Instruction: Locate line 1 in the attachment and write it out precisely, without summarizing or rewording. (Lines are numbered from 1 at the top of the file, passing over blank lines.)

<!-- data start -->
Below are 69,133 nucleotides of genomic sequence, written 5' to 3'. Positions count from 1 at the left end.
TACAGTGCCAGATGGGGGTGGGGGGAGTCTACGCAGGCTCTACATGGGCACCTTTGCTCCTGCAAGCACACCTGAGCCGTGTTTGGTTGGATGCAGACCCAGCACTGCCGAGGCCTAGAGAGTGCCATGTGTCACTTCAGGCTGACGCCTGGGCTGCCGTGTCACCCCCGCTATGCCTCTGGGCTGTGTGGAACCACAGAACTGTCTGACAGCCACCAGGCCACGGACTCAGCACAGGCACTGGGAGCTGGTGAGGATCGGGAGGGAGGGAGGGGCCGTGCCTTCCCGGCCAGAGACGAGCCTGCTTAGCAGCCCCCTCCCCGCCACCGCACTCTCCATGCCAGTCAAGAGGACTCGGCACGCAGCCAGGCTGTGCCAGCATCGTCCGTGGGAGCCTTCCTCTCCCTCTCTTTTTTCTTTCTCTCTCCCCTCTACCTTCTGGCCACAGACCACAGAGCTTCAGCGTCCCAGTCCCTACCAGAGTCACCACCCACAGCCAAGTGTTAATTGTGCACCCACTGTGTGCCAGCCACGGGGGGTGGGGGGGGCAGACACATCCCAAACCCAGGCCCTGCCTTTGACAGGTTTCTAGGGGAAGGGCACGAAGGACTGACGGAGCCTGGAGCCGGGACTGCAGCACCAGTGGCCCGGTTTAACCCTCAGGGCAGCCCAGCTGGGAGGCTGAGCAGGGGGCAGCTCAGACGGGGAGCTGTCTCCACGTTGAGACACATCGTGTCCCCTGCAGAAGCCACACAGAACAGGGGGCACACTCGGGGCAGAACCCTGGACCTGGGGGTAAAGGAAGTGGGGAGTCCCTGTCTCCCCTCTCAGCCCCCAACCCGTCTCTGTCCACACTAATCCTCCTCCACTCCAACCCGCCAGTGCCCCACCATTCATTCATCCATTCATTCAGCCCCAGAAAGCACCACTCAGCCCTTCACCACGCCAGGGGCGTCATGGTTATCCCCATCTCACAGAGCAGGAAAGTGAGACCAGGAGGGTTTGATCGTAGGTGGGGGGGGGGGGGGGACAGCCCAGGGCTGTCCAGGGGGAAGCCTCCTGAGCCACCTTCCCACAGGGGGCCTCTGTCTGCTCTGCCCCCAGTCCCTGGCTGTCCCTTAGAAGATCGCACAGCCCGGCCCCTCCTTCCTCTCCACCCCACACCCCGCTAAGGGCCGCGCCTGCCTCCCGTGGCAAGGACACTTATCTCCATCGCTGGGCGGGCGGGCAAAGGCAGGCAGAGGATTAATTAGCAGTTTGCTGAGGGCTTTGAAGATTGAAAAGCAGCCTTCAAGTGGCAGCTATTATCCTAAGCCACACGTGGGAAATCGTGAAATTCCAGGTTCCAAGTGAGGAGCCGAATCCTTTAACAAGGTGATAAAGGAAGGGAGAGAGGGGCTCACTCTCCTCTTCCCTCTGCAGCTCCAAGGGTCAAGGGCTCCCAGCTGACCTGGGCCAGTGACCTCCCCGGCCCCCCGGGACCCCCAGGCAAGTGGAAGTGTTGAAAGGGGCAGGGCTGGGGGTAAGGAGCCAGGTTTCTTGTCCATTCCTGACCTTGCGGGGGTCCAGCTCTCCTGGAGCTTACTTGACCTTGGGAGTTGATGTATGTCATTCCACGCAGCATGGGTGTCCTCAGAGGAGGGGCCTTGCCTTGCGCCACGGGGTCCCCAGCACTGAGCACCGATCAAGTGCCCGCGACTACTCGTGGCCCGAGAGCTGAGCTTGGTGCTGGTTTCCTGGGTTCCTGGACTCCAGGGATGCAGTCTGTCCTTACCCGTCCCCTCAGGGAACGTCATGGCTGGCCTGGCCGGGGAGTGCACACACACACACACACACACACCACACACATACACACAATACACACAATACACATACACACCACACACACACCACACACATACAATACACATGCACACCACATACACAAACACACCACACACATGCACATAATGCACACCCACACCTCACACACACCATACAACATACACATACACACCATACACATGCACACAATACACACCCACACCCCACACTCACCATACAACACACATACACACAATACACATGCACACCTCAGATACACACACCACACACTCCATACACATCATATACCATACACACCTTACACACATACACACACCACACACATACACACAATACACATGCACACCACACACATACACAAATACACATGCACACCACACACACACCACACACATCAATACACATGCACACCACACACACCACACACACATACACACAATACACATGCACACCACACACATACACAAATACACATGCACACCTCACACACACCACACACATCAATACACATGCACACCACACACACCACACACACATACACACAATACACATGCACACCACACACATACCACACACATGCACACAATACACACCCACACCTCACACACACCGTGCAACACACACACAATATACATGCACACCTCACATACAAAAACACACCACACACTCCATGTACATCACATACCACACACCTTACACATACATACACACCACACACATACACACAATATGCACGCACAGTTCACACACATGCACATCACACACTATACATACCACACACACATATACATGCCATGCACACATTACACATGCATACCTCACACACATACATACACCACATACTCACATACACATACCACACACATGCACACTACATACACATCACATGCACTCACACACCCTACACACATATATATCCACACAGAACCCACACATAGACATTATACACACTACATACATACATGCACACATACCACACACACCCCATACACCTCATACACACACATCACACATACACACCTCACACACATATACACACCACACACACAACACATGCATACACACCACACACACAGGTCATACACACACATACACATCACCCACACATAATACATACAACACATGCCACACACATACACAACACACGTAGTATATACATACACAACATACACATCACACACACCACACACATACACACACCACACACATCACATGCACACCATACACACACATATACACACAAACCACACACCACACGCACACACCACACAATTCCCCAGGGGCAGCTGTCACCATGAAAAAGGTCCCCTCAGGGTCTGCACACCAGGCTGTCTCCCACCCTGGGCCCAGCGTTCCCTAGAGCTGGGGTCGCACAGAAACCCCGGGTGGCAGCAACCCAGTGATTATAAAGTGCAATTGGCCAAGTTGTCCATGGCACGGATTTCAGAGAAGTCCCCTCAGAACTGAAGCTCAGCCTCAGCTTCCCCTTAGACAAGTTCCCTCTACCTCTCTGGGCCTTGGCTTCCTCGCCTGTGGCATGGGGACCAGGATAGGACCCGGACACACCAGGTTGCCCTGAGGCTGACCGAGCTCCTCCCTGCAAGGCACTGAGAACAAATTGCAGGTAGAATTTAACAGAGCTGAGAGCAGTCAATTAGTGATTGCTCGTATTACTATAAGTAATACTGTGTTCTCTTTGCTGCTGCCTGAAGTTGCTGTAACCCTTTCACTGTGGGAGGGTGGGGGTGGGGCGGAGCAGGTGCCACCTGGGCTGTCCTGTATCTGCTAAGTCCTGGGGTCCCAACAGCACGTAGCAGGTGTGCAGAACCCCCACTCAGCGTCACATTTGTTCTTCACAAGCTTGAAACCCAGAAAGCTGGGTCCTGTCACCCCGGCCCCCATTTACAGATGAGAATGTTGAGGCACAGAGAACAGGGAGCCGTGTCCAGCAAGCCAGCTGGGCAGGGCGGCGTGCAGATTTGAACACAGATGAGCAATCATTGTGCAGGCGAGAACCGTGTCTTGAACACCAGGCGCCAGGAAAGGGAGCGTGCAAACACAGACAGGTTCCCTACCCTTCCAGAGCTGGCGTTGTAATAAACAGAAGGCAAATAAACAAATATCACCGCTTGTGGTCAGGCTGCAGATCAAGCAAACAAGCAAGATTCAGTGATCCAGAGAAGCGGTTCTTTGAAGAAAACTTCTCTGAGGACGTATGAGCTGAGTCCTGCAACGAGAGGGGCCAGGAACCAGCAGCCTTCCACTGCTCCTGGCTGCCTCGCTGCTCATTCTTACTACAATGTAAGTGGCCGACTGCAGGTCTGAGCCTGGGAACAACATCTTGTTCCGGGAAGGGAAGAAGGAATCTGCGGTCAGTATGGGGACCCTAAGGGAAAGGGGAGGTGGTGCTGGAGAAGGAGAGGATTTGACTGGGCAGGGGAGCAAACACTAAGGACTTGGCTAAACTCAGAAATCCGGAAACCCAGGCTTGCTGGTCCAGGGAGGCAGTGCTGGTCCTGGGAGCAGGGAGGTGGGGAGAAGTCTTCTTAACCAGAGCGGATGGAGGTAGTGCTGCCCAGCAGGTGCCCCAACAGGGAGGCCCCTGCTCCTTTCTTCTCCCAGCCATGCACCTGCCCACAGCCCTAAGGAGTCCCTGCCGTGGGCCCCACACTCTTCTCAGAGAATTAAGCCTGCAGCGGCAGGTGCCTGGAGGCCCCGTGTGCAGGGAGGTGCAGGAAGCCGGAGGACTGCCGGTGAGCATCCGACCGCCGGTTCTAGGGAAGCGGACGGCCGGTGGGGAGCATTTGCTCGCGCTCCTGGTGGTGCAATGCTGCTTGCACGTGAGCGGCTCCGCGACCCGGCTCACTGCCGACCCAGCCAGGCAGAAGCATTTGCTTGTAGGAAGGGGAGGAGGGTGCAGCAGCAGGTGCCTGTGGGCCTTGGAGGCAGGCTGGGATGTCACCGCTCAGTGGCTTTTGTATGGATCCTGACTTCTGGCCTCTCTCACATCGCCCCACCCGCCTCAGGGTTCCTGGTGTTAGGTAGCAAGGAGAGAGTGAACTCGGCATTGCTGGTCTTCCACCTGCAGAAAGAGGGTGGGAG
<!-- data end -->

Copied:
Below are 69,133 nucleotides of genomic sequence, written 5' to 3'. Positions count from 1 at the left end.